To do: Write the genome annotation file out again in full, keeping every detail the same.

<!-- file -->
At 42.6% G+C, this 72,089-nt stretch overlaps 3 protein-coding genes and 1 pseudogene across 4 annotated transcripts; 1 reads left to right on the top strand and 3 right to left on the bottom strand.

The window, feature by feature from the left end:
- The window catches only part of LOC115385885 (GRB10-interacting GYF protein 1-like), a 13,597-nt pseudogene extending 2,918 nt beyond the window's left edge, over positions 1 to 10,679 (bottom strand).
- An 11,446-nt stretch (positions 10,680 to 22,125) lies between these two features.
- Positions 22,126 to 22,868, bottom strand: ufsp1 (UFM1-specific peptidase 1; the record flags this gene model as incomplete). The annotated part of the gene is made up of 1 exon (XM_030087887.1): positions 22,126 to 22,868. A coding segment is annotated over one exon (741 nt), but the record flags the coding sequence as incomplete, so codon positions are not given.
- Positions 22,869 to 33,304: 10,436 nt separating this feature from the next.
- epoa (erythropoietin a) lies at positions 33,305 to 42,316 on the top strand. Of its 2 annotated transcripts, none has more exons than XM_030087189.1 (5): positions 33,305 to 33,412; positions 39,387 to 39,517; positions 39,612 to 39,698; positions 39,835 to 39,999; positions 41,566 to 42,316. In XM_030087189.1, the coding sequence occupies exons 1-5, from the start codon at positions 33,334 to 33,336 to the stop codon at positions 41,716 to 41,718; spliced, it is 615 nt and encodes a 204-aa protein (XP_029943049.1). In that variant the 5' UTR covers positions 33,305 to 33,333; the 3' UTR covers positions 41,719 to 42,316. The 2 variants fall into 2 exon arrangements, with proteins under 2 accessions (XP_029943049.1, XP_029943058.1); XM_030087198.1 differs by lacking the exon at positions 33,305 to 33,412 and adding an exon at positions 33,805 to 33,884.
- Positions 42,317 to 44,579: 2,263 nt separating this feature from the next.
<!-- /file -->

At 42.6% G+C, this 72,089-nt stretch overlaps 3 protein-coding genes and 1 pseudogene across 4 annotated transcripts; 1 reads left to right on the top strand and 3 right to left on the bottom strand.

The window, feature by feature from the left end:
- The window catches only part of LOC115385885 (GRB10-interacting GYF protein 1-like), a 13,597-nt pseudogene extending 2,918 nt beyond the window's left edge, over positions 1 to 10,679 (bottom strand).
- An 11,446-nt stretch (positions 10,680 to 22,125) lies between these two features.
- Positions 22,126 to 22,868, bottom strand: ufsp1 (UFM1-specific peptidase 1; the record flags this gene model as incomplete). The annotated part of the gene is made up of 1 exon (XM_030087887.1): positions 22,126 to 22,868. A coding segment is annotated over one exon (741 nt), but the record flags the coding sequence as incomplete, so codon positions are not given.
- Positions 22,869 to 33,304: 10,436 nt separating this feature from the next.
- epoa (erythropoietin a) lies at positions 33,305 to 42,316 on the top strand. Of its 2 annotated transcripts, none has more exons than XM_030087189.1 (5): positions 33,305 to 33,412; positions 39,387 to 39,517; positions 39,612 to 39,698; positions 39,835 to 39,999; positions 41,566 to 42,316. In XM_030087189.1, the coding sequence occupies exons 1-5, from the start codon at positions 33,334 to 33,336 to the stop codon at positions 41,716 to 41,718; spliced, it is 615 nt and encodes a 204-aa protein (XP_029943049.1). In that variant the 5' UTR covers positions 33,305 to 33,333; the 3' UTR covers positions 41,719 to 42,316. The 2 variants fall into 2 exon arrangements, with proteins under 2 accessions (XP_029943049.1, XP_029943058.1); XM_030087198.1 differs by lacking the exon at positions 33,305 to 33,412 and adding an exon at positions 33,805 to 33,884.
- Positions 42,317 to 44,579: 2,263 nt separating this feature from the next.